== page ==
Ho Chi Minh City has an incredibly exciting dining scene, thanks in part to entrepreneurial Vietnamese, a sizeable expatriate community bringing with them flavours from all around the world, and risk-taking Vietnamese who have returned from abroad to fulfil their dreams of fusing cuisines from their childhood and adopted homes.
Best cheap eats
Banh Mi Huynh Hoa
Get ready to queue up for one of the meatiest banh mi sandwiches in town. The French-style baguettes here are slathered with homemade mayo and sauce then stuffed with Vietnamese cold cuts, pate and pickled vegetables. They’ll set you back nearly US$2 a piece, but local and international fans swear these filling sandwiches are worth every penny.
Opened in 2006, Pho Hung is one of the city’s best-known pho restaurants, popular for its large and extra-meaty bowls of noodle soup. Both beef and chicken versions are available (a rarity as the broth is slow-cooked using either beef or chicken bones), as well as tons of options including extra portions of concentrated broth or egg yolks cracked into your bowl.
Head down an alleyway and up the stairs of a slightly grungy apartment building to reach this rooftop space that boasts an impressive menu of very authentic Vietnamese food, some better known as home-cooked dishes than typical restaurant fare. The tapas-sized dishes are great for sharing and trying new flavours.
Ben Thanh Street Food Market
If you’re a little apprehensive about trying street food actually sold streetside, the Ben Thanh Street Food Market is a reassuring place to start. With lots of covered seating and a friendly vibe, the two dozen or so stalls just a block away from the iconic market sell everything from classic Vietnamese summer rolls and grilled pork with rice to Korean BBQ and pork carnitas tacos.
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Best high-end dining
Jardin des Sens
Located in a repurposed heritage building right downtown, the menu of this elegant restaurant featuring French and Mediterranean flavours shares some of the same dishes as the original three Michelin-starred restaurant of the same name in Montpellier, France, also owned by the Pourcel brothers. While a five-course meal will set you back about US$100, the three-course lunch is a bargain at just over US$30.
If you’re into meat cooked over an open fire, look no further than Quince. The kitchen team works in impressive concert in the open kitchen, carefully controlling the wood fires and ovens to deliver stand-out meat-centred dishes including Iberico pork chops, organic lamb rump and Omaha prime sirloin. Executive chef Julien Perraudin is known for tinkering with unique flavour combinations so no two visits are exactly the same.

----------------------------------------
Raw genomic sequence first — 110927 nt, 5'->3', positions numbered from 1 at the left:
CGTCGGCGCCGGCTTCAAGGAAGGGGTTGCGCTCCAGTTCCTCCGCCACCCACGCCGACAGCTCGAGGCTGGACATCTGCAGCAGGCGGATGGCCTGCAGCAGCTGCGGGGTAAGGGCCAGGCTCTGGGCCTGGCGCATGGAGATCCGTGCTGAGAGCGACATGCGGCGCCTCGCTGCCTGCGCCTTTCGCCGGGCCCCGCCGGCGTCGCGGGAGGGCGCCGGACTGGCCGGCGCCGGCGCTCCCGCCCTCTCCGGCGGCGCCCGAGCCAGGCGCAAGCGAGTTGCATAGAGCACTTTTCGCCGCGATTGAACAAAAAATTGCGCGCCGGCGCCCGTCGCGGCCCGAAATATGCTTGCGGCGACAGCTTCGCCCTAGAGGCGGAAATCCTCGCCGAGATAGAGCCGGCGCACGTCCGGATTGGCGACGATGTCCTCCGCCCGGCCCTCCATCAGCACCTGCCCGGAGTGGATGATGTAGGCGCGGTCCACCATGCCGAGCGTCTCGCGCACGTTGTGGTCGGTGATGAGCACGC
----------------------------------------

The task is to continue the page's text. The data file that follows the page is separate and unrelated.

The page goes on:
Blanc is a feast for both the palate and the mind, requiring diners to use Vietnamese sign language to interact with hearing-impaired staff. In addition to engaging with an oft-overlooked segment of Vietnamese society, the menu features a twist on Vietnamese classics elevated with premium ingredients like Wagyu beef pho and pan-seared scallops with hearts of palm. A la carte options are relatively easy on the wallet, but splurge on the US$35 set menu for an excellent dining experience served with a side of compassion.
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Top vegan and vegetarian
Hum Lounge & Restaurant
Even non-vegetarians will enjoy a meal at this spacious restaurant near the Saigon riverfront. Fresh local fruits and vegetables are lightly treated and beautifully presented in dishes inspired by Vietnamese flavours as in the delicious winged bean salad and king oyster mushrooms with green apple sauce. There’s also a second, more intimate location at Hum Vegetarian Cafe & Restaurant.
Nhà Hàng Chay Nấm
Previously known as Lien Huong Vegetarian Restaurant (at the same location), Nhà Hàng Chay Nấm still serves up vegetarian versions of some of Vietnam’s best-loved dishes including a hearty mushroom curry, braised shiitake and refreshingly light salads utilising tropical ingredients like young jackfruit and banana blossom.
Royal Rice & Bun Bar
While the menu does include meat options, Royal Rice & Bun Bar is extremely environment-, vegetarian- and vegan-friendly. Rice vermicelli noodles are made fresh on-site with the addition of freshly pressed beetroot, pandan, and red melon juices while tofu and fresh vegetables feature in the extensive list of non-meat dishes including vegetarian pho, vegan brown rice bowls, and gluten-free options.